The second medium comprises mineral salts, vitamins, sucrose and a hormone in an amount sufficient to maintain the callus. The mineral salts, vitamins, and hormone are chosen from those described for the first medium. The mineral salts, vitamins, and hormone used in the second medium may be the same or different as the first, preferably, the same medium is used. As in the first medium, various combinations of mineral salts which do not adversely affect the functioning of the medium may be utilized. The sucrose concentration is 1.5-6%, preferably 3%. The hormone is of the same general formula I as the one employed in the first medium. Preferably the hormone is chloramben or dicamba (i.e., R1 and R3 are chloro, R2 is hydrogen, and R4 is OCH3). Generally, 5-15 μM, preferably 5-10 μM is sufficient. Most preferably, chloramben is used in the amount of 5-10 μM, with 5 μM preferred. Gelrite™ is added to the medium to solidify it. A concentration of 0.18% is satisfactory. The medium has a pH of 5.5-6.0 with 5.8 preferred. The medium is sterilized as described above.

The sucrose concentration for maintenance can be dropped to the desired level immediately or in a step-wise manner. For example, callus from first medium containing 9% sucrose can be transferred to second medium containing 3% sucrose. Alternatively, it can first be transferred to second medium containing 6% sucrose and cultured for 2-4 weeks and then transferred to second medium having 3% sucrose.

It may also be desirable to add ABA to the second medium to slow down the growth of the tissue. This is preferred for long term maintenance of the callus. When ABA is utilized, 0.1-2.0 μM, preferably 0.1-1.0 μM is used.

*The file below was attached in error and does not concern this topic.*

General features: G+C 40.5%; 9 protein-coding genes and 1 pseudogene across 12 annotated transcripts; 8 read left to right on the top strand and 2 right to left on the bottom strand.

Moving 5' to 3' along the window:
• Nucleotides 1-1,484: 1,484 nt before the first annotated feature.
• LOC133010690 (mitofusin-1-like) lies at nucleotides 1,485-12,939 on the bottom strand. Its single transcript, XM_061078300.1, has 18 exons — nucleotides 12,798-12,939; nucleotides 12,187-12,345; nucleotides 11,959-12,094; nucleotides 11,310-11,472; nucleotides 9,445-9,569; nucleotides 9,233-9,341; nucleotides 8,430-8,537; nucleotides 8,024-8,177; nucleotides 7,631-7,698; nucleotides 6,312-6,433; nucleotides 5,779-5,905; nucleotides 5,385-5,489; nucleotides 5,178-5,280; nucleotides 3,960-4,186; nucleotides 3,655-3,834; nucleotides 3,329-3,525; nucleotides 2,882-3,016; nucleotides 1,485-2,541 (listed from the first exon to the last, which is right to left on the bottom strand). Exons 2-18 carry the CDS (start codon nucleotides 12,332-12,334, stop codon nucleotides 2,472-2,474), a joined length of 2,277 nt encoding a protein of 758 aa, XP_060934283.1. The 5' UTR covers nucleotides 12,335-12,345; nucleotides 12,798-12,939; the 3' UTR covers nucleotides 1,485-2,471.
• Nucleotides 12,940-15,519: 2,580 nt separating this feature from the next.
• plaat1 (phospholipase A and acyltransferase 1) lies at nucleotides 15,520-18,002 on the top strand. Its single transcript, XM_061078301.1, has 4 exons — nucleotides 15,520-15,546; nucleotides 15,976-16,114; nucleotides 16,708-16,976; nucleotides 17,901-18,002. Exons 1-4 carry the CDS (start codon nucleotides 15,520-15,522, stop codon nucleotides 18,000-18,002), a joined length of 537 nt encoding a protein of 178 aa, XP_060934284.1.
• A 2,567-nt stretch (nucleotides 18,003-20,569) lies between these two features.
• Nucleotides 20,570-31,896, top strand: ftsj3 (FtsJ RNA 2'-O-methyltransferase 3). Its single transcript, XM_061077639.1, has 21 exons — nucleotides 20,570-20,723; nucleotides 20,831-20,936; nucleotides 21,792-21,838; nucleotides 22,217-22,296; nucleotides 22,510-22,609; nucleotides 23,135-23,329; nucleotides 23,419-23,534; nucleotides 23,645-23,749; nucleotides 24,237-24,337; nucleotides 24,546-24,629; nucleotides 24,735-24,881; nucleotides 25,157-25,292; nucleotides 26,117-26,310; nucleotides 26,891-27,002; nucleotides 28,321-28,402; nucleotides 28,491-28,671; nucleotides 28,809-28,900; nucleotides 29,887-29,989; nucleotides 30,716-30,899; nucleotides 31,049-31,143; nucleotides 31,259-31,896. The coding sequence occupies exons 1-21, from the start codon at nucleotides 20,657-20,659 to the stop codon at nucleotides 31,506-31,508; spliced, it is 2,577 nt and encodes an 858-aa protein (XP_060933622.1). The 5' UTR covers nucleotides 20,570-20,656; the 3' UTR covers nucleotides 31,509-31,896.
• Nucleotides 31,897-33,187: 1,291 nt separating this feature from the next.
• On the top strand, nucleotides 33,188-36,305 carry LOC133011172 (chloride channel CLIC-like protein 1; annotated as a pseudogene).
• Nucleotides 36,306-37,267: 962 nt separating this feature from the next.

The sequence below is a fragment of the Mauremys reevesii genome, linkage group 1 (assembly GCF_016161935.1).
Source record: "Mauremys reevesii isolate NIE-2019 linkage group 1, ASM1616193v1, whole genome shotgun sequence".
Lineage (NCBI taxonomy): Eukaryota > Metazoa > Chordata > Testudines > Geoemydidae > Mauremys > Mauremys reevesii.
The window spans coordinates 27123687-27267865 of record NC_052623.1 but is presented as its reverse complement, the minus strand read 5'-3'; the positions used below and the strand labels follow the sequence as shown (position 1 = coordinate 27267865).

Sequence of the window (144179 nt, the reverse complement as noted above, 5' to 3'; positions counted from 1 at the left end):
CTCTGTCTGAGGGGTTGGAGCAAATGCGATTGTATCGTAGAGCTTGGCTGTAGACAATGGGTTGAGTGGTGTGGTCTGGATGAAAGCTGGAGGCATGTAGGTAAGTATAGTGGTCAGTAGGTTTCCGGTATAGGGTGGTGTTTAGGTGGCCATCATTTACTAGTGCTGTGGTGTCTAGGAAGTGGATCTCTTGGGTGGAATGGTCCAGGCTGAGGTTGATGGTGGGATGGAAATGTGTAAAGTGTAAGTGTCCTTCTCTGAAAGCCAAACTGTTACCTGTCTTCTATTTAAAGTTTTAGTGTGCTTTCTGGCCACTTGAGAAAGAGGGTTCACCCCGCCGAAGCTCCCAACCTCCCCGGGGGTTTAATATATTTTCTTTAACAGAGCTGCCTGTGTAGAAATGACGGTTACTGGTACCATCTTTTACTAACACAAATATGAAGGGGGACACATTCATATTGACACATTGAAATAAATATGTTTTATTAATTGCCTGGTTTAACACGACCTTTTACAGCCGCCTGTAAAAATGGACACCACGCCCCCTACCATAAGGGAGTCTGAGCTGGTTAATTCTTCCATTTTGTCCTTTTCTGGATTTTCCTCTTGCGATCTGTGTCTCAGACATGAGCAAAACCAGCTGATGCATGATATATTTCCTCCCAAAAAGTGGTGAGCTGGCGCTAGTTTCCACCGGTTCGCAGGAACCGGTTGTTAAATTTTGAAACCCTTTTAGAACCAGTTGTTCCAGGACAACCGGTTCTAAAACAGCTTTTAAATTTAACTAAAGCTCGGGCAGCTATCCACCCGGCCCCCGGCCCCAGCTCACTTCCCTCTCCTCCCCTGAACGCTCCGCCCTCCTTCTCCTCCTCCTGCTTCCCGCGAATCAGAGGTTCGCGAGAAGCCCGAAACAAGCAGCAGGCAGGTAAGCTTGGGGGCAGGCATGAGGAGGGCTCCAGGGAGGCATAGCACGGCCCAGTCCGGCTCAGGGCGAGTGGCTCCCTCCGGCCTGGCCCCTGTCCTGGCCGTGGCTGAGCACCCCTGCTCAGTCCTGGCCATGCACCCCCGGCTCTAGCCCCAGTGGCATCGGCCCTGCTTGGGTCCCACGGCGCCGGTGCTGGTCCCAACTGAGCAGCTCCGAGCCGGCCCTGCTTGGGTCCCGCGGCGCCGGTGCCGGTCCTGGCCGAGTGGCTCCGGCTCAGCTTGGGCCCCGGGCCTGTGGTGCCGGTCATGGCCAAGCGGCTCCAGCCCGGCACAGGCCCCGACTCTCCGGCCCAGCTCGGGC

After culturing the callus on the second medium, it is transferred and subcultured on a regeneration medium, hereinafter referred to as the third medium and cultured in diffused light. The third medium may contain the same or different mineral salts and vitamins as the first medium. Preferably, the same medium is used. As in the first medium, various combinations of mineral salts which do not adversely affect the functioning of the medium may be utilized. In addition, this medium may contain a hormone to ensure shoot formation. It has been found that the hormone of the same general formula I as employed in the first and second media, either alone or in admixture with 2.4-D (i.e., 2,4-dichlorophenoxyacetic acid), is useful for shoot and root formation. The 2,4-D may be added to promote root formation. Generally, 0-5 μM, preferably 1 μM of a hormone of formula I alone or in combination with 0-0.1 μM 2,4-D is utilized. It is preferred to use chloramben if any hormone is present.

It is preferred that the third medium contains 1.5-6% sucrose, preferably 3%, and the same amount of gelling substance as the first medium and has the same pH. This medium is also sterilized by autoclaving and membrane filtration as previously described.